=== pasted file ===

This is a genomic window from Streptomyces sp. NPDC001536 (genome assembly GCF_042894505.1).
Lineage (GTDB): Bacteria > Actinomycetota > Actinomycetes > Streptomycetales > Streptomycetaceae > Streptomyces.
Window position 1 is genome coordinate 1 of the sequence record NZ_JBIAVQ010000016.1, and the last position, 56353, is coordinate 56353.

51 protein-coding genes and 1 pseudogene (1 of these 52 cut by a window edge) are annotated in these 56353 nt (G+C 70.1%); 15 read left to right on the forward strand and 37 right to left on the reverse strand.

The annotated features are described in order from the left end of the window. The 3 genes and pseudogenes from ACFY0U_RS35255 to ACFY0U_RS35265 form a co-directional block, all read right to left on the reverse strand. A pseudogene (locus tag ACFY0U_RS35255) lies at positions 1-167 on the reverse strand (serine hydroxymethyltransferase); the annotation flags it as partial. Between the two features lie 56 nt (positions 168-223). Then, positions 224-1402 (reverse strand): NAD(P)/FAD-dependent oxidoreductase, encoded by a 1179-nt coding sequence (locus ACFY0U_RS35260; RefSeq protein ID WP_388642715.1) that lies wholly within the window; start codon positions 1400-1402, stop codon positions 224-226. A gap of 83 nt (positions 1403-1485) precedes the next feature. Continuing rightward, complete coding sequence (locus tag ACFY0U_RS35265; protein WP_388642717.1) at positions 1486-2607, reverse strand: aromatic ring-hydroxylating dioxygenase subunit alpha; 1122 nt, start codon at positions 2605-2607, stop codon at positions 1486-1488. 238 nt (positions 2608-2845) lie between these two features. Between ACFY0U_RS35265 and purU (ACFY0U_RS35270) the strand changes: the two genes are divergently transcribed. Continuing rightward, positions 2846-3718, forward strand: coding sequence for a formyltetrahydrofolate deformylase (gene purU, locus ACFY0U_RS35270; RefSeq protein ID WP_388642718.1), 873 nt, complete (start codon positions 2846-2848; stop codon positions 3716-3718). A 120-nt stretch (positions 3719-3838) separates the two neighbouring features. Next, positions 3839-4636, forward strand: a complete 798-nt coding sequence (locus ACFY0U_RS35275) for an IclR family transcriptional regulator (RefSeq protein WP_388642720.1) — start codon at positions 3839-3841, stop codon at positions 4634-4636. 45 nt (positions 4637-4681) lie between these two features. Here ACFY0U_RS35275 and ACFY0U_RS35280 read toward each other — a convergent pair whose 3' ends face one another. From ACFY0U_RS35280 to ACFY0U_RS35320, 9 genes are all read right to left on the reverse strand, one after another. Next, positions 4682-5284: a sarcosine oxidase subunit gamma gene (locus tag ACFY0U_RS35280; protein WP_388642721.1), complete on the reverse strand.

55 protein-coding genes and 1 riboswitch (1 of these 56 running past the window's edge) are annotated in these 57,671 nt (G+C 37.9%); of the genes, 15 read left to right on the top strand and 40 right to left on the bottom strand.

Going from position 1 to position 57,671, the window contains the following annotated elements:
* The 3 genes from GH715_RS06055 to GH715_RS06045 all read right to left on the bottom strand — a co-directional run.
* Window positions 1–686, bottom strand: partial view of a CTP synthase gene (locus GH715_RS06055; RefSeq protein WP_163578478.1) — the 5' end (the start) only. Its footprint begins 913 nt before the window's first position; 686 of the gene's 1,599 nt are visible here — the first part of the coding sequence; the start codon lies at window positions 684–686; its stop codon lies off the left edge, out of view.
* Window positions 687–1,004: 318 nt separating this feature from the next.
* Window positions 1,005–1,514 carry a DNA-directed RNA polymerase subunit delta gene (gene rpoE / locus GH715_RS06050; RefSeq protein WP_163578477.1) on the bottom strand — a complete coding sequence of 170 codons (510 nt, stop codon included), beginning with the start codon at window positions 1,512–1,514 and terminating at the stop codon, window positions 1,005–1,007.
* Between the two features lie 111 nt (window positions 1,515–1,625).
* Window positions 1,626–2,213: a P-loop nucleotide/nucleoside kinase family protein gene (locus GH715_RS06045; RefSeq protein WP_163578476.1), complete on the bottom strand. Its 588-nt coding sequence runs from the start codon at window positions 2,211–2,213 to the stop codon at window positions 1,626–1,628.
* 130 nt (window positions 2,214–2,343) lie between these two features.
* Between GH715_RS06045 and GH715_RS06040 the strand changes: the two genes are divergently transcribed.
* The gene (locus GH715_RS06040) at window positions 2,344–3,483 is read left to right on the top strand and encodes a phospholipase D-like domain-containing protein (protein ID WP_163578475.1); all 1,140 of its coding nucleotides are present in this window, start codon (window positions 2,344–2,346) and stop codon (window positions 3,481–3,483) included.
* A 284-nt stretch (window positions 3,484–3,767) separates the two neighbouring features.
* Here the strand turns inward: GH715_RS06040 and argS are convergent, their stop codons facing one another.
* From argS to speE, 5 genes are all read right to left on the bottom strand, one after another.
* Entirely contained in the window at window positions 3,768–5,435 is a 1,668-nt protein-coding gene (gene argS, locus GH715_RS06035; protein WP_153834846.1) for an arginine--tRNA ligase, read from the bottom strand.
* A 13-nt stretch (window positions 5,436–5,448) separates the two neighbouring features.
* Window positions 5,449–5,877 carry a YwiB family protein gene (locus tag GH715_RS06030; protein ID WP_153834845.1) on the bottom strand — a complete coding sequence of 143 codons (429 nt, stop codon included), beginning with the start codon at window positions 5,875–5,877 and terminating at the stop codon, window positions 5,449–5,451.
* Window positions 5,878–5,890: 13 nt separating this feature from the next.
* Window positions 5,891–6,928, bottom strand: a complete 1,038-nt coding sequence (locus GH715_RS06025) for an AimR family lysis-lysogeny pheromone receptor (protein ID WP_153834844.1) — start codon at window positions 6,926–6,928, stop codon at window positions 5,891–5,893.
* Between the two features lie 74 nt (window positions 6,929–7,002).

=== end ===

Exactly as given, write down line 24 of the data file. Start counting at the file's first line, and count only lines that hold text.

* Window positions 5,891–6,928, bottom strand: a complete 1,038-nt coding sequence (locus GH715_RS06025) for an AimR family lysis-lysogeny pheromone receptor (protein ID WP_153834844.1) — start codon at window positions 6,926–6,928, stop codon at window positions 5,891–5,893.